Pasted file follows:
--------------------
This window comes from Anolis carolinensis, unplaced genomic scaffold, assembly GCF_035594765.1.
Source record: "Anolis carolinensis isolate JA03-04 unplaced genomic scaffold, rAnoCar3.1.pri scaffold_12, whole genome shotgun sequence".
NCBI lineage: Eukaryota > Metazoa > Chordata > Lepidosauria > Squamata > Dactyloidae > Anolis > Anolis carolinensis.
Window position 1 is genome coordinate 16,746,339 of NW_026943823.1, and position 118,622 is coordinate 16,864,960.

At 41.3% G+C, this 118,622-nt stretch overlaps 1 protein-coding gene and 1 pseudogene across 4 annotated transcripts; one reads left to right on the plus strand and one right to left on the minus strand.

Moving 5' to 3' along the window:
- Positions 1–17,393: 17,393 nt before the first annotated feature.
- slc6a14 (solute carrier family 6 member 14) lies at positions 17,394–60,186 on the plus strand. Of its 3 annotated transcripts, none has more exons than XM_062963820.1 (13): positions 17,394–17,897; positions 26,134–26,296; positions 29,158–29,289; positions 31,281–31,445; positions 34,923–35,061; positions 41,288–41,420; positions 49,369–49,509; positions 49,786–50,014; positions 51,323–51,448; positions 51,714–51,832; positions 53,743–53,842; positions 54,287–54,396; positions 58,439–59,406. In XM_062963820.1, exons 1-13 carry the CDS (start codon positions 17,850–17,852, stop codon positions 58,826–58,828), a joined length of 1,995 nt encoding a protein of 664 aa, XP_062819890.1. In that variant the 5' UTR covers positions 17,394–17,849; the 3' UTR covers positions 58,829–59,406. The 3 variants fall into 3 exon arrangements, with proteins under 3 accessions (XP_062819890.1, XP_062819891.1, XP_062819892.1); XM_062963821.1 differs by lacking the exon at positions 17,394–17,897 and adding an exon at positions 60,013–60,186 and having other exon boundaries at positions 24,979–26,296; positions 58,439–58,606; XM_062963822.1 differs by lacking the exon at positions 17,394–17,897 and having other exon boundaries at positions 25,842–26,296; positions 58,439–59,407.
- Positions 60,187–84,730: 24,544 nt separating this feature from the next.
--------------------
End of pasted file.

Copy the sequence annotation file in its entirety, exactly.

This window comes from Anolis carolinensis, unplaced genomic scaffold, assembly GCF_035594765.1.
Source record: "Anolis carolinensis isolate JA03-04 unplaced genomic scaffold, rAnoCar3.1.pri scaffold_12, whole genome shotgun sequence".
NCBI lineage: Eukaryota > Metazoa > Chordata > Lepidosauria > Squamata > Dactyloidae > Anolis > Anolis carolinensis.
Window position 1 is genome coordinate 16,746,339 of NW_026943823.1, and position 118,622 is coordinate 16,864,960.

At 41.3% G+C, this 118,622-nt stretch overlaps 1 protein-coding gene and 1 pseudogene across 4 annotated transcripts; one reads left to right on the plus strand and one right to left on the minus strand.

Moving 5' to 3' along the window:
- Positions 1–17,393: 17,393 nt before the first annotated feature.
- slc6a14 (solute carrier family 6 member 14) lies at positions 17,394–60,186 on the plus strand. Of its 3 annotated transcripts, none has more exons than XM_062963820.1 (13): positions 17,394–17,897; positions 26,134–26,296; positions 29,158–29,289; positions 31,281–31,445; positions 34,923–35,061; positions 41,288–41,420; positions 49,369–49,509; positions 49,786–50,014; positions 51,323–51,448; positions 51,714–51,832; positions 53,743–53,842; positions 54,287–54,396; positions 58,439–59,406. In XM_062963820.1, exons 1-13 carry the CDS (start codon positions 17,850–17,852, stop codon positions 58,826–58,828), a joined length of 1,995 nt encoding a protein of 664 aa, XP_062819890.1. In that variant the 5' UTR covers positions 17,394–17,849; the 3' UTR covers positions 58,829–59,406. The 3 variants fall into 3 exon arrangements, with proteins under 3 accessions (XP_062819890.1, XP_062819891.1, XP_062819892.1); XM_062963821.1 differs by lacking the exon at positions 17,394–17,897 and adding an exon at positions 60,013–60,186 and having other exon boundaries at positions 24,979–26,296; positions 58,439–58,606; XM_062963822.1 differs by lacking the exon at positions 17,394–17,897 and having other exon boundaries at positions 25,842–26,296; positions 58,439–59,407.
- Positions 60,187–84,730: 24,544 nt separating this feature from the next.